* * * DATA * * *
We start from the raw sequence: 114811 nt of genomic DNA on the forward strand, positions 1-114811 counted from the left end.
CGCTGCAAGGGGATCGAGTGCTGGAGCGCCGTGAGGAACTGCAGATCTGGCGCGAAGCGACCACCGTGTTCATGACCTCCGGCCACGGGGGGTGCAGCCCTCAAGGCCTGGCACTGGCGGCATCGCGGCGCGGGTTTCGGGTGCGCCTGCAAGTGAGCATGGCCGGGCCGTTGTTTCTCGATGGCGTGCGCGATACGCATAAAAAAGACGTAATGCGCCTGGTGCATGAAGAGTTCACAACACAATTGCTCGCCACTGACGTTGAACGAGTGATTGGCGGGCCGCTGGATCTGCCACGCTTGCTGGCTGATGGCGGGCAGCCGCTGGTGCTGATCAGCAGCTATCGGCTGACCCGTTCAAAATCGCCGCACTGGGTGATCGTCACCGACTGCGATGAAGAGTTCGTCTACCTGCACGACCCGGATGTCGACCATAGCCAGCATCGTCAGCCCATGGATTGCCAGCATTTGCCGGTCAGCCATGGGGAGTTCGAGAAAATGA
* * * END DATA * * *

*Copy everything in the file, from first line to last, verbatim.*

We start from the raw sequence: 114811 nt of genomic DNA on the forward strand, positions 1-114811 counted from the left end.
CGCTGCAAGGGGATCGAGTGCTGGAGCGCCGTGAGGAACTGCAGATCTGGCGCGAAGCGACCACCGTGTTCATGACCTCCGGCCACGGGGGGTGCAGCCCTCAAGGCCTGGCACTGGCGGCATCGCGGCGCGGGTTTCGGGTGCGCCTGCAAGTGAGCATGGCCGGGCCGTTGTTTCTCGATGGCGTGCGCGATACGCATAAAAAAGACGTAATGCGCCTGGTGCATGAAGAGTTCACAACACAATTGCTCGCCACTGACGTTGAACGAGTGATTGGCGGGCCGCTGGATCTGCCACGCTTGCTGGCTGATGGCGGGCAGCCGCTGGTGCTGATCAGCAGCTATCGGCTGACCCGTTCAAAATCGCCGCACTGGGTGATCGTCACCGACTGCGATGAAGAGTTCGTCTACCTGCACGACCCGGATGTCGACCATAGCCAGCATCGTCAGCCCATGGATTGCCAGCATTTGCCGGTCAGCCATGGGGAGTTCGAGAAAATGA